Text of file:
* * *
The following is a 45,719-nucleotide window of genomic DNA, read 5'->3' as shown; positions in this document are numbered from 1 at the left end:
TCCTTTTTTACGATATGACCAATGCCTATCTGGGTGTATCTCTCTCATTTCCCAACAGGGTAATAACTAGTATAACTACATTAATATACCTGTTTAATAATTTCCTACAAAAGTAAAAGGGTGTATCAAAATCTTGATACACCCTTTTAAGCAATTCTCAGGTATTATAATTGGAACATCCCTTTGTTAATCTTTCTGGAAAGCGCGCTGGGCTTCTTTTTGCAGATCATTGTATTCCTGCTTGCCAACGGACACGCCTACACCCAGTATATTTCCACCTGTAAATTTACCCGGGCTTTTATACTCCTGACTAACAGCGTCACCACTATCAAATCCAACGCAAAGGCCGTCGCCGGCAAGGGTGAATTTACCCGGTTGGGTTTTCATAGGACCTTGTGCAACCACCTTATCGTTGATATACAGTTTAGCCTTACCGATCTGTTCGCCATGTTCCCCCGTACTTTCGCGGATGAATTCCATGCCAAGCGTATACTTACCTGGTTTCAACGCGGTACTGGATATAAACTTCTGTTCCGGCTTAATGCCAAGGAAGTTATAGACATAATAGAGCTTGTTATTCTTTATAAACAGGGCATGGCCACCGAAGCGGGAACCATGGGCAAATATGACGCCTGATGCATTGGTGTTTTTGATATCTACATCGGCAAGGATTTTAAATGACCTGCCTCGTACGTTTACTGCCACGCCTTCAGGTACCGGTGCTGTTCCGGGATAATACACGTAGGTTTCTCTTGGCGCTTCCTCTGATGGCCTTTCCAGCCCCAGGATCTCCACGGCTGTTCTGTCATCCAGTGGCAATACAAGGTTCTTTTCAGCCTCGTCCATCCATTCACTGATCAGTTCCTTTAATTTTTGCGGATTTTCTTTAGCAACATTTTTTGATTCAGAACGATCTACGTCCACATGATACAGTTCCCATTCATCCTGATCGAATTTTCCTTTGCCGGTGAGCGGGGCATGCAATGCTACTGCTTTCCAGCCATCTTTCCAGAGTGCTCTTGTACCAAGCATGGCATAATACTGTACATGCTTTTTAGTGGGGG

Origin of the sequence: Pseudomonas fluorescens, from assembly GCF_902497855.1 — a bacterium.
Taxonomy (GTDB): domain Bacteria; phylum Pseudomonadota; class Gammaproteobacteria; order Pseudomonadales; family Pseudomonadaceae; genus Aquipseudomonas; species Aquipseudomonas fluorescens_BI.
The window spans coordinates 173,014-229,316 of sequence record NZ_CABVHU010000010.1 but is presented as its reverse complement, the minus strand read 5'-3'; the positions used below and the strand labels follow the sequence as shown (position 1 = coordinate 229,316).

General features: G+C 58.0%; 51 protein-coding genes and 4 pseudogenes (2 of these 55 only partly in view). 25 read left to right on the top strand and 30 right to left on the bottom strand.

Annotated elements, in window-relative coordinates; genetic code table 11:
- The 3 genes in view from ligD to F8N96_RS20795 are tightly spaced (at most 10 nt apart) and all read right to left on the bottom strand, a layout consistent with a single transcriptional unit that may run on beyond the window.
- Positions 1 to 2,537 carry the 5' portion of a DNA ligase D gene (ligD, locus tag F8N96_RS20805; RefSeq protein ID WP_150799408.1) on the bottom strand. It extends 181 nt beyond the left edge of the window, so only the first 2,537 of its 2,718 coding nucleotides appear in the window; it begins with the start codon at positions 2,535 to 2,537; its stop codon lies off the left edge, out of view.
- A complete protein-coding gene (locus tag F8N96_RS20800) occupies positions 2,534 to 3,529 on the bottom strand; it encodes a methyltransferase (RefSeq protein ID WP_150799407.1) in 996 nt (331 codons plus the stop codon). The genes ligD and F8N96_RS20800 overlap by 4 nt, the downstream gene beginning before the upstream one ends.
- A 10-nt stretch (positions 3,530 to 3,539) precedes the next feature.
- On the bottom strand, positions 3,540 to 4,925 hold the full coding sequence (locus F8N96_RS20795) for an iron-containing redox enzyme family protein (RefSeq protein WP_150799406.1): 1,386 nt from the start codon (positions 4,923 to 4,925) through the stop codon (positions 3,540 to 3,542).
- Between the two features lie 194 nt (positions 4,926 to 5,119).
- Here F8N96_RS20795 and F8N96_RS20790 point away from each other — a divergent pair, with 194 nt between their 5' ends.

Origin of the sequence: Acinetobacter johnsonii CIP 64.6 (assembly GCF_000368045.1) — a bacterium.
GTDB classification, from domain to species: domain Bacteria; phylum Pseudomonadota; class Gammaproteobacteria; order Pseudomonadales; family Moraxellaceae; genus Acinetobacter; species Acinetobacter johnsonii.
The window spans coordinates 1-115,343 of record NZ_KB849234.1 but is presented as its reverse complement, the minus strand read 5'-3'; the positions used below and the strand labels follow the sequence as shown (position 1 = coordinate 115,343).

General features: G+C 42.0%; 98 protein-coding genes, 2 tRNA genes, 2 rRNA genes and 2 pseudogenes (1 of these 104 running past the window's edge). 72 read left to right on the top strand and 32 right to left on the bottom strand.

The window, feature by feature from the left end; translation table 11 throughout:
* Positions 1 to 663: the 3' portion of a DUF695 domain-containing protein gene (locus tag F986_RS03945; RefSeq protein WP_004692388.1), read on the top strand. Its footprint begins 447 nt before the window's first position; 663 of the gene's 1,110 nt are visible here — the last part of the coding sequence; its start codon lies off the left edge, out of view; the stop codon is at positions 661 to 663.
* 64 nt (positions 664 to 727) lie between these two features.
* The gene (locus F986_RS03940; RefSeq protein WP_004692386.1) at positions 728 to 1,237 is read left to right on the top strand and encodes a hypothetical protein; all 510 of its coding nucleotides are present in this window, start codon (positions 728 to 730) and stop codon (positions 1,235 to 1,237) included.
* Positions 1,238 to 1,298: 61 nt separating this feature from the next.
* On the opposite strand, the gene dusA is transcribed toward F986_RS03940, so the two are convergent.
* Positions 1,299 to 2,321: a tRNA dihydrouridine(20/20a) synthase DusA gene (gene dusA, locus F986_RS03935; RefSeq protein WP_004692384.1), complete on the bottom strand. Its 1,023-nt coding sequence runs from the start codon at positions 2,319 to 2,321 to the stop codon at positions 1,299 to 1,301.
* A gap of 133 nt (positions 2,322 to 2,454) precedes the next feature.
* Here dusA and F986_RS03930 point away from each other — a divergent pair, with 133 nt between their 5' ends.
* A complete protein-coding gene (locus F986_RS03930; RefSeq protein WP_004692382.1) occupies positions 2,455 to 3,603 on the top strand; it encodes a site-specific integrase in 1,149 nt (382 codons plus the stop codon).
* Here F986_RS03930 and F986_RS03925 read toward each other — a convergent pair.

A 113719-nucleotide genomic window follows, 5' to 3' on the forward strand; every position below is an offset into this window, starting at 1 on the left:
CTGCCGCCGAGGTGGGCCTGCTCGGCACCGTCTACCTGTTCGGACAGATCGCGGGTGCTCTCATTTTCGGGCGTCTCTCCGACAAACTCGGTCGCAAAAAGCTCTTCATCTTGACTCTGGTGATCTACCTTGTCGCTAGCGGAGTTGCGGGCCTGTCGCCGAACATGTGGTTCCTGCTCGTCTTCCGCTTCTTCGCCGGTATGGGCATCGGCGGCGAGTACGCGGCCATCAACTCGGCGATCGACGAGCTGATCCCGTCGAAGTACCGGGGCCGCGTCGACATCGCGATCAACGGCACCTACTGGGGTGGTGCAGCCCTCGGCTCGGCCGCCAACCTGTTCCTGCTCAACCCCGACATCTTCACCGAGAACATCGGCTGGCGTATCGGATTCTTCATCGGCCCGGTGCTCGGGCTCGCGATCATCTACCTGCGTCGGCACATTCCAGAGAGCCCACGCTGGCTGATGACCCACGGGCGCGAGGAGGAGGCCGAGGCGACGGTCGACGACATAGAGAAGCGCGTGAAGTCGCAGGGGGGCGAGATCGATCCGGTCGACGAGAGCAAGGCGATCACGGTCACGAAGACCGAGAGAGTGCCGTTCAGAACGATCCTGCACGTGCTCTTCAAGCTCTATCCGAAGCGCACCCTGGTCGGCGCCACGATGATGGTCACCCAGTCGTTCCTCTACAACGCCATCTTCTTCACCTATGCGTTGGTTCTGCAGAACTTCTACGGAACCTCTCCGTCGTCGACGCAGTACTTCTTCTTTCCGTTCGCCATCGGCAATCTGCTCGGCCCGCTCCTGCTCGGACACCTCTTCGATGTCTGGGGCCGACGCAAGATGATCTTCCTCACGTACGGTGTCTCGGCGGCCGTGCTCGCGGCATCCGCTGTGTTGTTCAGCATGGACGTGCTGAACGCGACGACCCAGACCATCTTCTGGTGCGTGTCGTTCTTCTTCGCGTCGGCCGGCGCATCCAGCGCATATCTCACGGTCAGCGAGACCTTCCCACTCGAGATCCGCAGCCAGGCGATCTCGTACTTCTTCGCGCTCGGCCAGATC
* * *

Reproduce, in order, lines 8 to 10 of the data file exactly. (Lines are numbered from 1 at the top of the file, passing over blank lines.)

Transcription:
- The 3 genes in view from ligD to F8N96_RS20795 are tightly spaced (at most 10 nt apart) and all read right to left on the bottom strand, a layout consistent with a single transcriptional unit that may run on beyond the window.
- Positions 1 to 2,537 carry the 5' portion of a DNA ligase D gene (ligD, locus tag F8N96_RS20805; RefSeq protein ID WP_150799408.1) on the bottom strand. It extends 181 nt beyond the left edge of the window, so only the first 2,537 of its 2,718 coding nucleotides appear in the window; it begins with the start codon at positions 2,535 to 2,537; its stop codon lies off the left edge, out of view.
- A complete protein-coding gene (locus tag F8N96_RS20800) occupies positions 2,534 to 3,529 on the bottom strand; it encodes a methyltransferase (RefSeq protein ID WP_150799407.1) in 996 nt (331 codons plus the stop codon). The genes ligD and F8N96_RS20800 overlap by 4 nt, the downstream gene beginning before the upstream one ends.